09 08 2014 Richard’s Poor Almanack AUDIO PODCAST
On this day in 1930, Minnesota Mining and Manufacturing Co. rolls out ‘Scotch’ Brand Cellulose Adhesive Tape; the Treaty of Paris ending the Revolutionary War and recognizing the sovereignty of the United States takes more than two years to work out thanks to
Dr. Franklin’s amorous predispositions.

09 08 2014 Outtake: Henry Laurens 1:30

09 05 2014 Today’s Weather Minute AUDIO PODCAST
First colder temperatures of the changing seasons arrives from Canada in the coming week, expected to be felt in much of the country east of the Rockies; Brown University researchers say animal and plant extinctions have risen 1000 percent since since we, the people evolved on this planet.

09 05 2014 Richard’s Poor Almanack AUDIO PODCAST
On this day in 1698, Russian Czar Peter the Great levies a tax on beards, following the lead of earlier monarchs, England's Henry VIII and his successor, Elizabeth I. On this day, The Great London Fire is quelled and, in 1877, the Oglala Lakota Chief Crazy Horse is killed by a U.S. Army soldier while resisting confinement at Fort Robinson, Nebraska.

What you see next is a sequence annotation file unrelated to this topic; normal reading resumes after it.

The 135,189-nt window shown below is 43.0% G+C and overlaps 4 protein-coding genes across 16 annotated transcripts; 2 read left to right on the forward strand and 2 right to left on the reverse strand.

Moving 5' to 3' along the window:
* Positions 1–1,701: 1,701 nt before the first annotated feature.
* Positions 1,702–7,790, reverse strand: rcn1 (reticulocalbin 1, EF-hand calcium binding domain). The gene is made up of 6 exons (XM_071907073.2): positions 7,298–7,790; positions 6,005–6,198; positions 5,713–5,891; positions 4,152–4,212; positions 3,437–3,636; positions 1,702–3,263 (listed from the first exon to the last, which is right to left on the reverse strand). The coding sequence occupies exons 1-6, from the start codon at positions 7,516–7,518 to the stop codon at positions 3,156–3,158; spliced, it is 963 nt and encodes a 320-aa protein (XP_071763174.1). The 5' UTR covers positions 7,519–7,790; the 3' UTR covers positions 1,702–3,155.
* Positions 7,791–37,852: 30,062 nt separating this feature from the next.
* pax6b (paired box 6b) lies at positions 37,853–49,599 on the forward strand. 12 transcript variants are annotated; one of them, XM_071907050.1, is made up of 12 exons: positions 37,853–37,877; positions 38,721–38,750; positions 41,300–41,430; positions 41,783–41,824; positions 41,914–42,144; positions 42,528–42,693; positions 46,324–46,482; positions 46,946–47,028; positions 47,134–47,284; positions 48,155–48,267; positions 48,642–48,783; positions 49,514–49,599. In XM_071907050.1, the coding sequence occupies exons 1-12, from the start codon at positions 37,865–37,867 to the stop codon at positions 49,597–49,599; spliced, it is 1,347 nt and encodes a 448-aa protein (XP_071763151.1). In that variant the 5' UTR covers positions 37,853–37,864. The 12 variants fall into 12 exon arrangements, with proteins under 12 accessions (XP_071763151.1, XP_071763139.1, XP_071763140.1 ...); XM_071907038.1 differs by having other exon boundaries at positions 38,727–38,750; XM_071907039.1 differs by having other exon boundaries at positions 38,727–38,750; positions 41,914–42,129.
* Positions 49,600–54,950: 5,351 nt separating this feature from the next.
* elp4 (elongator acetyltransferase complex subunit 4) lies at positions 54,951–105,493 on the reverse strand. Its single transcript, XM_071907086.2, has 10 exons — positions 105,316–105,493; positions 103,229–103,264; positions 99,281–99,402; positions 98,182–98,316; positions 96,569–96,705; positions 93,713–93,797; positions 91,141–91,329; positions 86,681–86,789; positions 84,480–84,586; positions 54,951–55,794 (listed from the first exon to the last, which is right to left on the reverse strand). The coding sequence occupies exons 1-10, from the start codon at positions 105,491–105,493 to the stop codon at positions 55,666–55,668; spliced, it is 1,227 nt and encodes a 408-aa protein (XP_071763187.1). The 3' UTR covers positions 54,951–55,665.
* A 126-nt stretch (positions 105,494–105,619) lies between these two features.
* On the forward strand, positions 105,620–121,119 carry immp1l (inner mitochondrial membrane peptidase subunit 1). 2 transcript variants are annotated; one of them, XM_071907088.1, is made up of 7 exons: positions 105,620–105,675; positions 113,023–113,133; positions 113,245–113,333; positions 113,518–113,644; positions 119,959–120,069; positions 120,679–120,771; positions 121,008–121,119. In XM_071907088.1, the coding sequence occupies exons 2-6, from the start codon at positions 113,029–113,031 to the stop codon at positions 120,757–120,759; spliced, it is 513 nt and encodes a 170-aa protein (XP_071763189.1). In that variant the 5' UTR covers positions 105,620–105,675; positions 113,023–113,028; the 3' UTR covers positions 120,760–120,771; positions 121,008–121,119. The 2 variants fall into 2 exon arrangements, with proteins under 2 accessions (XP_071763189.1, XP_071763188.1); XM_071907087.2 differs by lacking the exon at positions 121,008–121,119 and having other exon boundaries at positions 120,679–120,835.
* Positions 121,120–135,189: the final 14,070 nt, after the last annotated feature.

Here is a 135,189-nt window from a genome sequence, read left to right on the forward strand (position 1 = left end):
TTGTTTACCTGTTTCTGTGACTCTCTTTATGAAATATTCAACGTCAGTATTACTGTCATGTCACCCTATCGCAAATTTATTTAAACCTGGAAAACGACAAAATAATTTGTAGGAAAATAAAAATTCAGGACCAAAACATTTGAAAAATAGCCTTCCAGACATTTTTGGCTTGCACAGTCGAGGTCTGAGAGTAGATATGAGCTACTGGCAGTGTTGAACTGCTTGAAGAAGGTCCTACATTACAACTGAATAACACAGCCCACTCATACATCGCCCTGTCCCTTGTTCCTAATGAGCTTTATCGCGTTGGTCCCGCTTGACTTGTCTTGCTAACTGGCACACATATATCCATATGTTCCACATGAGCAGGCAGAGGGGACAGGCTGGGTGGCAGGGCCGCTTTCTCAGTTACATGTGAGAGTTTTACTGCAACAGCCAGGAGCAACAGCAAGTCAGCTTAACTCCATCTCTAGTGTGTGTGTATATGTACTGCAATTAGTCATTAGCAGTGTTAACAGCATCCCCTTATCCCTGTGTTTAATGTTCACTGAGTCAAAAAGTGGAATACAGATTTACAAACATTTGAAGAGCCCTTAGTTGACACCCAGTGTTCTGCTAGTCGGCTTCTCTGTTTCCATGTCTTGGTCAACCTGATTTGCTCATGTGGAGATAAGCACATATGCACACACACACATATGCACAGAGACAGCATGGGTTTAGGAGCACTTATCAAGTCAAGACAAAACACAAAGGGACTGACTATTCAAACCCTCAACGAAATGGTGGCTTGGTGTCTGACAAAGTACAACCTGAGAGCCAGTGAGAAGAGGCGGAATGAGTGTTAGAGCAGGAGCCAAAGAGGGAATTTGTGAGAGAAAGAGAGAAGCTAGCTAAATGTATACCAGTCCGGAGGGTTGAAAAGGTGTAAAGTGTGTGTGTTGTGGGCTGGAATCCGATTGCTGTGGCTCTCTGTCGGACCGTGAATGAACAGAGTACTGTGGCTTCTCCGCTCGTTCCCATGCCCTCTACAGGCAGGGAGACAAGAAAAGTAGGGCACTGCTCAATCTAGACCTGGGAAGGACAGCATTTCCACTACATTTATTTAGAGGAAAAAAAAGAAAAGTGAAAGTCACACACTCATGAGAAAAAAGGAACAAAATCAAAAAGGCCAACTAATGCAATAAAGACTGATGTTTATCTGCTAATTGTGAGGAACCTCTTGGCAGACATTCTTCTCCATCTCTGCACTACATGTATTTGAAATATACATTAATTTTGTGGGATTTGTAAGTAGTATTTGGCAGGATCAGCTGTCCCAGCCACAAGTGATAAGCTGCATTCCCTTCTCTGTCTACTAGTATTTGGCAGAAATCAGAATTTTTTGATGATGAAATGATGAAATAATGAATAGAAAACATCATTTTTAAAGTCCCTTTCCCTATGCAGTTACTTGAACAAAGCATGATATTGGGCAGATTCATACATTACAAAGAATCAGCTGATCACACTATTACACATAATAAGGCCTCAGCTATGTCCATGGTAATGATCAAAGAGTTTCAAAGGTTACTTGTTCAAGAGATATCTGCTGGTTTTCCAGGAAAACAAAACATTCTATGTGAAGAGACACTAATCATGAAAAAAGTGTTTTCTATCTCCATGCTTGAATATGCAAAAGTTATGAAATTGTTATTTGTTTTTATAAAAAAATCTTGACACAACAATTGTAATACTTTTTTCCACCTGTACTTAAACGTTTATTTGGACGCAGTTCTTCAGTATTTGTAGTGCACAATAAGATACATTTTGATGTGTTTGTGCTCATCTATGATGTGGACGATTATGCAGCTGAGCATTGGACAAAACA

09 04 2014 Today’s Weather Minute AUDIO PODCAST
Neanderthal people were more sophisticated than we generally give them credit for, but within a surprisingly short period of time after making contact with modern humans encroaching on their European habitat, the Neanderthals went extinct. Will paleoanthropologists ever discover why?

09 03 2014 Richard’s Poor Almanack AUDIO PODCAST
On this day in 1189, Richard the Lionheart is crowned king of England, succeeding his father, Henry II. In 1752, Great Britain, including the American colonies, adopts the Gregorian calendar, losing 11 days causing a serious wrinkle in time and no end to historical confusion; Bill Hicks holds forth about America’s most popular drugs.

09 02 2014 Today’s Weather Minute AUDIO PODCAST
Archaeologists studying recently found bones of long extinct gigantic cattle, the aurochs, and tools used to kill and butcher them, recovered from a bog in Amesbury, Wiltshire, declare that place the oldest established permanent human settlement in Britain, predating Stonehenge by some 3,000 years.